The following year, as demolition on 42nd Street loomed, we grabbed a hot dog at what must have been the very last old school lunch counter in the area before crossing the street to another converted porn theater, where you got to see two movies for $4. First we watched Get Shorty in an auditorium no bigger than your living room, grimy print. Perfect. Then we went downstairs to watch Se7en in a room just as small as the first one. I didn’t realize it until years later, but the projectionist must have had the light bulb turned down low, because as dark as Se7en is, this presentation was dark. Since this was our first time seeing the film, we just took it as director David Fincher’s diabolical genius. No subsequent screening of that film has been as terrifying or mysterious. The reek of ammonia and bleach probably also helped.
We had a similar geekout in the last days of old Midtown, at what I still consider New York’s last great People’s Cinema, the Cineplex Odeon Worldwide at 50th Street near 8th Avenue. It was known as the $3 house. There we saw Boogie Nights in 1997, with an SRO crowd from all walks of life. Such was the genius of the Worldwide. The low ticket prices made people take all kinds of crazy chances on movies they would otherwise not give a second glance in the listings. In the case of Boogie Nights, it meant that an eccentric little Indiewood film about the porn industry got a shot at a mainstream audience, which went crazy for it. Watching gorgeous prints of Peter Jackson’s Heavenly Creatures and David Lynch’s Lost Highway with similarly universal crowds at the Worldwide taught me that there is no such thing as an “indie” film. A great filmmaker can reach anybody with the sting and lilt of his images.
Down the street from the Worldwide was a little shop called The 43rd Chamber, where one could mainline pulp thrills via VHS bootlegs of Hong Kong laserdiscs. There I copped beautiful dubs of HK classics like Black Cat, The Blade, The Killer, Hard Boiled, City on Fire, Peking Opera Blues, Chungking Express, Comrades: Almost a Love Story and Drunken Master. The clerks boasted that Quentin Tarantino and Wesley Snipes were regulars there. Cool. It's long gone now, the space currently occupied by a $1 pizza joint.
BARROW NULL, a black man in his mid-fifties, sits on the edge of his bed, picking through a wallet.
The wallet is fat, the thickness of a King James Bible, overstuffed with receipts, business cards and plastic consumer cards, its fold maintained only by rubber bands that seem eager to snap. He peels off the rubber bands and unfolds the wallet to reveal one wrinkled dollar bill and some change inside.
He pours the change onto the bed.
After a moment of staring blankly at the money, he sorts it, counting to himself in a whisper.
When he finishes counting, he scoops up the money and shovels it into his pants pocket as he gets up, grabbing his coat from the back of a chair.
INT. BODEGA- DAY.
Barrow peruses the snack selection:
Various 50 cent snack cakes, chips and candies.
He zeroes in on a bunch of chewy granola bars marked 25 cents.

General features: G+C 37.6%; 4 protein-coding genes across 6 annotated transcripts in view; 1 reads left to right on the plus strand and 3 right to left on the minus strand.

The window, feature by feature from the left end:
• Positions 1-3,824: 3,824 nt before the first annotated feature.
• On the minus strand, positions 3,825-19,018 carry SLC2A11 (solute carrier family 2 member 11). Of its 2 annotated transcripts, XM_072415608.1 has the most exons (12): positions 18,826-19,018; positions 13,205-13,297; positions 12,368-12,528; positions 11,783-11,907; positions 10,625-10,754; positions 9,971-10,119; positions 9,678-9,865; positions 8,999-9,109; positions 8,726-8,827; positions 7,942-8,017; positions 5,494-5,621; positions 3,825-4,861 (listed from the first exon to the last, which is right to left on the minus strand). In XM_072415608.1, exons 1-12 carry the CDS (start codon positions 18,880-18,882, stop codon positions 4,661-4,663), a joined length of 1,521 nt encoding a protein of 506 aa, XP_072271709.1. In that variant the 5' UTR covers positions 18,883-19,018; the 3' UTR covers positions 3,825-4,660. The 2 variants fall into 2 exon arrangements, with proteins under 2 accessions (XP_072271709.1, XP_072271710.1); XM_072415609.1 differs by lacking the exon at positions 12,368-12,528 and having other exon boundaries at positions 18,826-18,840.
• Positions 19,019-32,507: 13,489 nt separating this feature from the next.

A pile of chocolate chip granola bars land on the countertop, followed, after a beat, by Barrow’s hand slapping that crinkly dollar down next to them. Then an avalanche of loose change.
That should be two dollars precisely.
The CASHIER just stares, heavy-lidded.
Barrow leaves the store, tearing a granola bar wrapper open with his teeth and digging in while stuffing the rest of them in his coat pocket.
A TEENAGER passes him, muttering:
Trees, trees, trees…
Thank you, no.
Barrow continues on his way…
A MIDDLE AGED MAN passes by, muttering:
MIDDLE AGED MAN
Loose, loose, loose…
Don’t smoke, thank you.
MIDDLE AGED MAN
Aw, nigga, ain’t it time you started? You ain’t
getting any younger.
You have a point.
He continues on his way.
A man wearing a sandwich board advertising a jeweler:
We buy gold,all kinds brother, caaaasssh
Never bought gold in my life.
(leans in, lowers voice)
They don’t got to know that. You go in there—
just going in—and my boss sees, good for me,
na mean? Go in there. They got lots of shit might
interest you. And you’d be helping a needy child.
Barrow looks inside the store:
It’s a typical jewelry/electronics/bootleg ripoff joint. A church lady and her grandson are haggling with the salesman behind the counter over a laptop.
Barrow pats the hawker on the shoulder.
I will help you, young man.
He heads into the store.
Barrow goes along the display counter, past the jewelry, past the bootleg CDs and DVDs, up to the case of cell phones beside the computer area where the GRANDMOTHER and GRANDSON bargain poorly with the SALESMAN.
He seems absorbed in perusing the cell phones while craning his head to listen to the transaction:
And you say for two hundred more we get what?
You get wireless internet. That means you get internet
right out the air, no cables or special equipment. This other
one is cheaper, yeah, but it doesn’t come with wireless.
And for school and whatnot, he’s gonna need
If he needs it, he needs it, I guess. (sighs) It’s just—
It’s just that it seems a bit steep, yeah?
They turn to Barrow, who is now wearing shades. He takes them off almost robotically and folds them.
(to the salesman)
What is the meaning of this?
What’s the meaning of what?
Barrow stuffs the shades into a jacket pocket and comes up with another granola bar. Peels the wrapper.
I haven’t time for this. You know precisely what I
The salesman just stares.
Or shall I bring in my interpreter? He can put it in
plainer terms for you. Would you prefer that?
Man, I don’t know what you’re—
What are you charging for this machine?
He points at the laptop with his granola bar.
The grandson speaks up ahead of the salesman:
Four hunned and seventy five, but
with the wireless—
Almost seven hundred. For this
three hundred dollar machine?
(smiling to the grandmother)
This your husband? Brother?
I don’t know this man.
Other salesmen approach from behind Barrow.
She doesn’t know me. But I know you. And I know what
you’re trying to do here, just so you can continue to live
beyond your means in Astoria or Bayside or wherever.
Man, they got a psych unit just down the street.
I think you
(to grandmother) I’m sorry, we get some—
This thing is really worth only three hundred?
Tops. And every laptop comes with wireless, standard,
That’s not what he said.
He’ll tell you anything to get your money.